EE Fined £100,000 for Sending ‘Unlawful’ Text Messages to Customers
The telecoms provider says it believed the text messages were not covered by electronic marketing rules as they were sent as ‘services messages’.
EE has been fined £100,000 by the Information Commissioner’s Office (ICO) for sending customers text messages without consent.
The messages, which were sent to customers in early 2018, had encouraged customers to download and use the ‘My EE’ app – which allows users to manage their account. Texts were also sent to customers offering them the chance to upgrade their mobile device.
Customers who had not engaged with the first round of text messages were contacted once again by the telecoms provider. The ICO confirmed that more than 2.5 million messages were sent to customers in 2018.
During the ICO’s investigation into the messaging campaign, EE told the regulator that the texts were sent as service messages and were therefore not covered by electronic marketing rules.
The ICO ruled that the messages contained direct marketing material and that the company sent them deliberately. The regulator acknowledged that EE did not “deliberately set out to breach electronic marketing laws”, however.
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Andy White, ICO director of investigations, said that EE was “aware of the law and should have known that they needed customers’ consent to send them in line with the direct marketing rules.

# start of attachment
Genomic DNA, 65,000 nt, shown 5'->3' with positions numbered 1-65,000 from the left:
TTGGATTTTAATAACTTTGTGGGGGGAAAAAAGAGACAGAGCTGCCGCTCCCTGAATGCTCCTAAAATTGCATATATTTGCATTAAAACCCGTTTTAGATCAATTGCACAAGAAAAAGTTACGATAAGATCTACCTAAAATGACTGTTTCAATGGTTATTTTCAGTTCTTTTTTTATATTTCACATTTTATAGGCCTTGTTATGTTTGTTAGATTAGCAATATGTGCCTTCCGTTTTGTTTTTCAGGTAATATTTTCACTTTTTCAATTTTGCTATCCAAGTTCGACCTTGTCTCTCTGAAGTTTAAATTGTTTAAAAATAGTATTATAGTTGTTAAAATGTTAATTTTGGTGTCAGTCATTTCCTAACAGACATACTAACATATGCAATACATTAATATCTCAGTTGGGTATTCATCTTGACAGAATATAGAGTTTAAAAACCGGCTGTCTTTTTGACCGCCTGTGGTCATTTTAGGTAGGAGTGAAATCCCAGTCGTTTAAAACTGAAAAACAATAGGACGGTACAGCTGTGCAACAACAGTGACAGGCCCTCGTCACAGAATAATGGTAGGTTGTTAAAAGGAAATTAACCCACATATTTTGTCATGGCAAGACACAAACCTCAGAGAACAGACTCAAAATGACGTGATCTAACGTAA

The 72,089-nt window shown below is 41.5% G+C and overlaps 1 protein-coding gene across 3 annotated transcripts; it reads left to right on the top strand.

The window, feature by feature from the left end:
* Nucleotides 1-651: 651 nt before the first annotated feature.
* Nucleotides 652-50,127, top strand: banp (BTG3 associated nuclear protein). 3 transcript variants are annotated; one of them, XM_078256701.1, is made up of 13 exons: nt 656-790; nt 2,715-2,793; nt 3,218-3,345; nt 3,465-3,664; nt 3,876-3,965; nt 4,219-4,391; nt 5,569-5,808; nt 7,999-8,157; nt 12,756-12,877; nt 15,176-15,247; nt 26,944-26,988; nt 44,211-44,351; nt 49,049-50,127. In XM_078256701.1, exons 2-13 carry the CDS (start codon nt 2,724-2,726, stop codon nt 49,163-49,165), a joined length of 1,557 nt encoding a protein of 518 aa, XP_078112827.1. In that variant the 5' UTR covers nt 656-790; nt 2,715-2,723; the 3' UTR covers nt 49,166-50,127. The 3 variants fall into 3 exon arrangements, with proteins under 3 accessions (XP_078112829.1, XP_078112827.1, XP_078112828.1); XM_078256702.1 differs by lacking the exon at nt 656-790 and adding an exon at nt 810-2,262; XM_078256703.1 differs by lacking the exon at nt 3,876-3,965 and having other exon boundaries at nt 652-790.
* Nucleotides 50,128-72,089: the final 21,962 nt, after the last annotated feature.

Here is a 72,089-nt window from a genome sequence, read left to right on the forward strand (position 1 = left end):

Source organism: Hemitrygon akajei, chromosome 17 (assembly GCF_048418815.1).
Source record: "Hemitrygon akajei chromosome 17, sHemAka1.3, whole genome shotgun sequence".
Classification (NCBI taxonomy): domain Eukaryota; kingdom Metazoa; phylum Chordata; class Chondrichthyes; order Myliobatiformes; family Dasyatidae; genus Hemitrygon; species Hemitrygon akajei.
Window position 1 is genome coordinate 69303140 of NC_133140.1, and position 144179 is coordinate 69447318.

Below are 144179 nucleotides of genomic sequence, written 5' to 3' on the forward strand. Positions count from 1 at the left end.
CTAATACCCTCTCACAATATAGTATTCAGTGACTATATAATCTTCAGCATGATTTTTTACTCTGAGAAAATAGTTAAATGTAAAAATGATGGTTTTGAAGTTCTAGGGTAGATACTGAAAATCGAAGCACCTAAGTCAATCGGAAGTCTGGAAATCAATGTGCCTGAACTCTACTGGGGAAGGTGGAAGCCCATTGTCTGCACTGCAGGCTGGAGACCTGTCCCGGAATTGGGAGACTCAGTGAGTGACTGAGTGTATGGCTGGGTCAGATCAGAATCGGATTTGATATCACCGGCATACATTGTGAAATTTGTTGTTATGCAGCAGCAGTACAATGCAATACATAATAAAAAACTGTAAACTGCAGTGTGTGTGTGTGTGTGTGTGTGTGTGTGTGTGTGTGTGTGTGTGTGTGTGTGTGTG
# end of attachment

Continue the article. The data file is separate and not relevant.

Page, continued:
“These were marketing messages which promoted the company’s products and services. The direct marketing guidance is clear; if a message that contains customer service information also includes promotional material to buy extra products for services, it is no longer a service message and electronic marketing rules apply.”
Marketing messages can only be sent to an existing customer if they have given their consent, according to the ICO’s guidance on electronic marketing. Customers must also be given a simple method through which to opt out of marketing “when their details are first collected and in every message sent”.
Failure to comply with electronic marketing rules can result in a fine of up to £500,000 – the largest amount the ICO can impose upon a company and/or organisation.